What makes Dawn of the Planet of the Apes such a compelling story is that it borrows elements from several other classic stories. There is an amazing parallel to the story of Julius Caesar, which was referenced briefly in the first film. The great commander was victim to the betrayal of his closest when blind ambition superseded the logic and strategy of the current leadership. He was struck down so that a new era could begin – the Roman Empire. Whether or not Caesar in the film fulfills the prophecy of the Ides of March, you’ll have to watch to find out. The archetypal story influence doesn’t end there, though. Dawn borrows elements from other classical animal stories, notably Animal Farm, The Lion King and The Fox and the Hound.
To keep the apes with the greatest amount of civility, Caesar creates basic rules to live by, the strongest rule being “Ape not kill ape,” which is strikingly familiar to Animal Farm’s “No animal shall kill any other animal.” Everybody is a fan of the life that Caesar’s spoils have wrought, but become sheep under the more ambitious and “passionate” apes who want to imprison and torture the humans. With deception and, really propaganda, the humans become the target, and the peaceful ways of Caesar (Snowball in Animal Farm) are only as strong as his position in leadership. There is, of course, more development in the book, but it looks like things could easily get to that point in the third film, set to premiere in two years with Reeves repeating as director. Let’s just say that the end of the movie is far from the harmonious ending we wish we had as a viewer (we do know that, in the end of either Dawn and Animal Farm , things don’t necessarily work out for us humans).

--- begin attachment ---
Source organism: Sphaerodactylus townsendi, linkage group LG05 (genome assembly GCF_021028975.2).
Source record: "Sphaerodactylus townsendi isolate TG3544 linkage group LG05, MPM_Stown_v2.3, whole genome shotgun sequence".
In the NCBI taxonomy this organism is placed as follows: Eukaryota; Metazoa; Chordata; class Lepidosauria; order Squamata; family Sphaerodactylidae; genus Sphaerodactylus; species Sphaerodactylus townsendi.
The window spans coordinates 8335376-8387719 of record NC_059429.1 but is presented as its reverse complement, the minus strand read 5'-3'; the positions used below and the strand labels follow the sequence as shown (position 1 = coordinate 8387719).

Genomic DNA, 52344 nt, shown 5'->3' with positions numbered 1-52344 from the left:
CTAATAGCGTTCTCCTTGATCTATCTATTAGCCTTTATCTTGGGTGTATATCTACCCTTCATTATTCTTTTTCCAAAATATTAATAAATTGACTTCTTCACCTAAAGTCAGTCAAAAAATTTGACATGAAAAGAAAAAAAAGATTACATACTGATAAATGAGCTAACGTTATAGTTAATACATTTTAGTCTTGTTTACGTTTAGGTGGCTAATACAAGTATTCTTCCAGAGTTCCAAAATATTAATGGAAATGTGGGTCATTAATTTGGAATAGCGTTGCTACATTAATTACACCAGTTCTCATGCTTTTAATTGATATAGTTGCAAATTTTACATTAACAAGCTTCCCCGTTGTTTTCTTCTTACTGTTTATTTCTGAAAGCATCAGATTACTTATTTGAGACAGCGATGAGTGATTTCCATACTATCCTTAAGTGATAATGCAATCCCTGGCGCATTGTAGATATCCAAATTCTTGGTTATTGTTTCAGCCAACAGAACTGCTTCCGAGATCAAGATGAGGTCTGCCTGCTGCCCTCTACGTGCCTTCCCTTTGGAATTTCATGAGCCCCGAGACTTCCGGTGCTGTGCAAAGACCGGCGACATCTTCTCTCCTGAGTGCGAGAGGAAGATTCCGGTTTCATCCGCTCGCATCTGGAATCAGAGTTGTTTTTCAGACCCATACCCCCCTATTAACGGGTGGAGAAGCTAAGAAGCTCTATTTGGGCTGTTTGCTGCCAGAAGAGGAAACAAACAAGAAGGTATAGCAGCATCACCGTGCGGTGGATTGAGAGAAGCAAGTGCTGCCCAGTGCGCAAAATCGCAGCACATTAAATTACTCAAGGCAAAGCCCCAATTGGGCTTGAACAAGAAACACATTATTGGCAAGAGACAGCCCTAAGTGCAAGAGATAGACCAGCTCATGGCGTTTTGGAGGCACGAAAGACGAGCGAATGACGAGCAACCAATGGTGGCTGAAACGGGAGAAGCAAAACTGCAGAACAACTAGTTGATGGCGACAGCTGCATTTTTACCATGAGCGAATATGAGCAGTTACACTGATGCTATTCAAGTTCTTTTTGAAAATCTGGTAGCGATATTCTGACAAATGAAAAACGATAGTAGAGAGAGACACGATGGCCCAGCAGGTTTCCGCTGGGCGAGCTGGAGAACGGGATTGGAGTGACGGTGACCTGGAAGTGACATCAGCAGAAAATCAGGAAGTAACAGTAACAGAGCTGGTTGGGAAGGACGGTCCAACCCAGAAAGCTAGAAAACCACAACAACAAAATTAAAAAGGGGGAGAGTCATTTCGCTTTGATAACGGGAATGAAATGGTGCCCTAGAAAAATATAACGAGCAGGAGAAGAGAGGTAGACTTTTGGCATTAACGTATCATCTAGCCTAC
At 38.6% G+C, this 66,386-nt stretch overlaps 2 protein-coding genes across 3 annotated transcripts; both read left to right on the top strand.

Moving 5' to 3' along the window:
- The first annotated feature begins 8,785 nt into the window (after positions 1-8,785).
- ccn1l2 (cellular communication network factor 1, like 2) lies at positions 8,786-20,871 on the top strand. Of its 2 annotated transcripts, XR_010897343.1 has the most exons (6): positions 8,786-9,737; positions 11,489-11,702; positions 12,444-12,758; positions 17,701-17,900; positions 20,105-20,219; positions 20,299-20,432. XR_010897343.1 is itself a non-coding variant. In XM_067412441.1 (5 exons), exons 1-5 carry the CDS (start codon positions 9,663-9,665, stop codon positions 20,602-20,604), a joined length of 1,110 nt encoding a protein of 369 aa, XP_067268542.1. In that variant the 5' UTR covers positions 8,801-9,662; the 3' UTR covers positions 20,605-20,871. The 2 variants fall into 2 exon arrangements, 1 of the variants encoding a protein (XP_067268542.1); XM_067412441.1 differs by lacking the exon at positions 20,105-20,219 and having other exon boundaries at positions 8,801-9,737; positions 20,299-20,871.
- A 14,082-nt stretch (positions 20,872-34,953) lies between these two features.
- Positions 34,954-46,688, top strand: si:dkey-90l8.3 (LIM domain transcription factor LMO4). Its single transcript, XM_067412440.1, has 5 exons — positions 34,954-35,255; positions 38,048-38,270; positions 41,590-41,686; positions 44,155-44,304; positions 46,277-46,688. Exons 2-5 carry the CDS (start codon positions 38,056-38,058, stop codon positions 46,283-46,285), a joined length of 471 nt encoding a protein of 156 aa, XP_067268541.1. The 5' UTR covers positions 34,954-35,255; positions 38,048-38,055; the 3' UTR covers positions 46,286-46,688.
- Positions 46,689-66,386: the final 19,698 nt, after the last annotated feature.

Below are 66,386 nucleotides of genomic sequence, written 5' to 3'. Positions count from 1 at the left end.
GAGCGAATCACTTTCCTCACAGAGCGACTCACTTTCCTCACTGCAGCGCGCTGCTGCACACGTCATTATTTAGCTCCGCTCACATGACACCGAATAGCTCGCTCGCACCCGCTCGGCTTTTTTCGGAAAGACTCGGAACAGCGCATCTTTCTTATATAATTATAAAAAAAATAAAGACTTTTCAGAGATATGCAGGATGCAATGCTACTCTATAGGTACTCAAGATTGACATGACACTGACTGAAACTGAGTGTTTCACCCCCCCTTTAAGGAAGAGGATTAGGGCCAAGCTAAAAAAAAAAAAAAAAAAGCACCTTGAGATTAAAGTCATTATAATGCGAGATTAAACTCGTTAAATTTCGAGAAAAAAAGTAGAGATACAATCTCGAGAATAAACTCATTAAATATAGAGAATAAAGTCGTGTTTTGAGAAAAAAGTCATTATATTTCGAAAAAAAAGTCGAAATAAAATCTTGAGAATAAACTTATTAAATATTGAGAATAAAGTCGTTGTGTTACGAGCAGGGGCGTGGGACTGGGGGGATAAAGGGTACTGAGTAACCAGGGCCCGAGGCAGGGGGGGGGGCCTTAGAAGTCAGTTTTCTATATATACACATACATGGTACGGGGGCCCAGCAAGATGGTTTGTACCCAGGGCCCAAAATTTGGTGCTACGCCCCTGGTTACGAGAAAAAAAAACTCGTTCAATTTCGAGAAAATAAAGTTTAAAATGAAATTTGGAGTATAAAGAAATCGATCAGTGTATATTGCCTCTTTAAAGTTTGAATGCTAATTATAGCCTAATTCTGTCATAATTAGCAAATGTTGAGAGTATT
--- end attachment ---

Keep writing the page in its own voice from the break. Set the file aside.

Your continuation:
The most emotion I felt during Dawn were the scenes that reminded me of how I felt watching Disney movies as a kid. The Lion King references are more visual than anything, but it’s certainly arguable that there are some plot similarities, too. There is a particular seen that made me scream “Scar!!” in the theater. For those that saw Rise, you will be getting those nostalgic pains that Fox and the Hound did. The whole time, I just wished that we could go back to the time when Caesar was causing havoc with James Franco, before the Simian flu, before the all out war between humans and primates. I miss the good old days. Or if I couldn’t have that, I just wanted to go back to the beginning so we could watch the apes in their own civilization. The entire movie could have done without humans altogether. Specifically Gary Oldman, who basically reprises his role of Commissioner Gordon, but a complete jerk, and his desperation causes more grief than it does solve problem.
Clocking in at just over two hours, Dawn of the Planet of the Apes is briskly-paced and each event naturally progresses the story. There was never a time I had to wonder how much time was left, or how long it had been. This is a heavily under-appreciated quality in a movie, and if you just sat through the latest Transformers movie, you know exactly what we’re talking about. Dawn was able to keep me engaged throughout the film, and it was largely due to the great ambiance of a post-apocalyptic world where desperation leads to a series of realistic pitfalls. The tremendous acting by Caesar’s Andy Serkis and company sell what has been the greatest movie of the year thus far. In 2014, Apes rule, and I’m okay with that.